Tom Colicchio On Top Chef’s Big Twist, Big Government, And Being Top Wonk


Though he’s known as the judge on Top Chef, ask Tom Colicchio to talk about ending hunger in America and he will blast through his points with the same passion as he does defending a dish at Judges’ Panel. We learned this when we caught him in the middle of preparations for the James Beard Foundation’s Silver Anniversary Gala at the Four Seasons Restaurant last Friday — when we revealed we wanted to talk about hunger issues, his face lit up and he veered away from a group of sous-chefs hovered around a cheese display. That’s how much he cared.

You’re one out of a very small number of chefs we’ve covered at The Braiser who’s actually been involved in food policy. A lot of chefs will use their fame as a public platform to support initiatives or politicians, but you’ve actually gone to Capitol Hill and testified in front of Congress. Now you’re involved with the Food Policy Scorecard. What pushed you into it to begin with, and what propelled you to become Top Wonk?

I got involved because my wife did a film called A Place At The Table — it’s actually coming out March 1st — it’s about hunger in this country. And Ken Cook, he’s the guy who started the Environmental Working Group, Ken is in our film talking about hunger issues and Ken started the scorecard. And so when Ken was doing it half a year ago, when he first started thinking about doing it, he pulled me aside and said “Will you join our board?” And he explained to me what he was doing, and so I agreed to do it. So that’s why I got involved. You’re aware of what we’re doing?

Yeah, we’ve covered it before.

It all kind of worked nicely, because we showed the film in Sundance. We went to another festival with it, and we actually just screened it a few days ago — the big question is, how can we help? But it sounds somewhat trite saying, “Call your local politician, because they want to hear from you”, especially when it comes to food bills coming up. There’s no way to find any information on that. You can go to some government website — it’ll take you forever.

So what this site does is that if a vote’s coming to the floor, and it’s food related, first off, we decide whether or not we can score it, and then we decide whether or not it’s good food policy or bad food policy, and then we score Congress on how they vote for the policy. We’ve already done it for the 112th Congress, and the votes are already done, so we did a summary of all of them and created the scorecard. But now, when that vote is coming, you can go to the site and we’ll push the information to you to try to get ahead of it, and then you can call your Senator and say, “I know this vote’s coming up, and this is how I’d like you to vote.”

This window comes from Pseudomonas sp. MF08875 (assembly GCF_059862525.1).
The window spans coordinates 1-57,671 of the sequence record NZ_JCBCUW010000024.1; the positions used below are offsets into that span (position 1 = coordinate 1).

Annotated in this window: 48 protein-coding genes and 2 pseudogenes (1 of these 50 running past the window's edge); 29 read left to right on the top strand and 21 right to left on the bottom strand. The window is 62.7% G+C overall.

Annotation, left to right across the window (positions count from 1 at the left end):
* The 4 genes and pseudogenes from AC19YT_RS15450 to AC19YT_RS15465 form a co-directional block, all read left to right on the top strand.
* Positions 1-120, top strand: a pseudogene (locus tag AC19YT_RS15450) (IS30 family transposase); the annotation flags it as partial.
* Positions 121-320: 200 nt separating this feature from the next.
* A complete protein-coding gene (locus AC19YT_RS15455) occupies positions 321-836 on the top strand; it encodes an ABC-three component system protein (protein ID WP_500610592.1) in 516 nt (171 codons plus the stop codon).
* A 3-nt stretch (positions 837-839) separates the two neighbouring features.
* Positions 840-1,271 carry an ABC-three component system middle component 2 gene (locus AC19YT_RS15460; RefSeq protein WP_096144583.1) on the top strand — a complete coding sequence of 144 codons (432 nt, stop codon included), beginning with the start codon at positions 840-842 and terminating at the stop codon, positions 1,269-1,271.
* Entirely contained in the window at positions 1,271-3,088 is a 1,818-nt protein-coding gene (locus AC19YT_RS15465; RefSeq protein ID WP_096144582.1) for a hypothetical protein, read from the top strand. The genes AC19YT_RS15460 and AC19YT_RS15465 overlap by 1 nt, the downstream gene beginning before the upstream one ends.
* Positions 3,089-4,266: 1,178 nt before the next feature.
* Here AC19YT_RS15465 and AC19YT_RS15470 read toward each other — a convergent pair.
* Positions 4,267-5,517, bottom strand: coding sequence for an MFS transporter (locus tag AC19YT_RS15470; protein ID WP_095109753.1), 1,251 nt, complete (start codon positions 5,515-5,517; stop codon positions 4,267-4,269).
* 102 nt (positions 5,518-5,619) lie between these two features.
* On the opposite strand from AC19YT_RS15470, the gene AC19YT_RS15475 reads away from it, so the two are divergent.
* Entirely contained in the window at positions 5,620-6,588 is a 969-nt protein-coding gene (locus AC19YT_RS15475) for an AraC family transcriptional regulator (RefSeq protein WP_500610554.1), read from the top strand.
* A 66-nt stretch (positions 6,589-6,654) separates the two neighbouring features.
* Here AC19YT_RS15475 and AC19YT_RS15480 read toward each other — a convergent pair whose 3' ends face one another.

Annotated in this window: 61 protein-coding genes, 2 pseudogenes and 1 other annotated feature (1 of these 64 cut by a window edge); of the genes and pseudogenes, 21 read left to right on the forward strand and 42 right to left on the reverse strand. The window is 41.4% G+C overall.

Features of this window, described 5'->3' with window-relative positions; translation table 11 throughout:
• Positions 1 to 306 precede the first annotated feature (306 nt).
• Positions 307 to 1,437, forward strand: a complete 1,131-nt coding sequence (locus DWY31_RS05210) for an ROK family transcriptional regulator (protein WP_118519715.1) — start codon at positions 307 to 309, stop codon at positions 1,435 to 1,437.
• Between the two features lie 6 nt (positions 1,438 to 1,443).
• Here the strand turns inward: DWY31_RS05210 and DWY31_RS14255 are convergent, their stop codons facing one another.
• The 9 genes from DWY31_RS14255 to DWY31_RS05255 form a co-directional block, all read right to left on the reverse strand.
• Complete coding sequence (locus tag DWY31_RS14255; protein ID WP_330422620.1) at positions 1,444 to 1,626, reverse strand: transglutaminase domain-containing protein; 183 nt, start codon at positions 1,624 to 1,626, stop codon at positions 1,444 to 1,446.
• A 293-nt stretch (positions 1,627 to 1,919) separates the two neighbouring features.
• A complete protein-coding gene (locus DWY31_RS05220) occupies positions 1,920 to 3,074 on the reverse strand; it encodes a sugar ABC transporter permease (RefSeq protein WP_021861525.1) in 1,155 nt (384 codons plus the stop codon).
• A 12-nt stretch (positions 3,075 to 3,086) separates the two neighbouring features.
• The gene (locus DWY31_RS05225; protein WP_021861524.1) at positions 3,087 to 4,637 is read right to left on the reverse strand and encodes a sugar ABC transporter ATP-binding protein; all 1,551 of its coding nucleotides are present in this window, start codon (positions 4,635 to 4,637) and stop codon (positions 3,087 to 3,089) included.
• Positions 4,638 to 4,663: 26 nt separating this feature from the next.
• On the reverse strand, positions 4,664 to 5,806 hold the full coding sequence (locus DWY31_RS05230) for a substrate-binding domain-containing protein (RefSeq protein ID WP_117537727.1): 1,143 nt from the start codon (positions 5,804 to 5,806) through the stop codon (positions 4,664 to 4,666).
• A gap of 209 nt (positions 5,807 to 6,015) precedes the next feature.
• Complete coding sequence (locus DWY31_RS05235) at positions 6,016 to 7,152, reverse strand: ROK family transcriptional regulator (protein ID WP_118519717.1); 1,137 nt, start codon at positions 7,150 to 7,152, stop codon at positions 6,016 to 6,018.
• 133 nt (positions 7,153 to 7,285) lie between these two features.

The day we announced the Scorecard in Washington, I ended up going. I was at the press conference. Then we went to [House Minority Leader Nancy] Pelosi’s office and Rep. Rosa DeLauro (D-CT) — neither one of them were there, because Congress wasn’t in session — but their staffers were there. They didn’t score a perfect score, and they were all concerned about that. 30 people scored a perfect score. And some people scored really poorly. But they wanted to know “How could we score better?”

There were certain reasons why. There was one bill, for instance, that most Democrats voted for. It was the EPA. They wanted to increase the percentage of ethanol in gasoline from 10 to 15%, which is bad food policy, because it’s pushes money back into corporate corn farmers. Yet most Democrats voted with the EPA, because at the time, Romney was out there talking about eliminating the EPA if he got elected. So a lot of Democrats — even though it was bad food policy — they all had to go with the EPA. They got binged for that.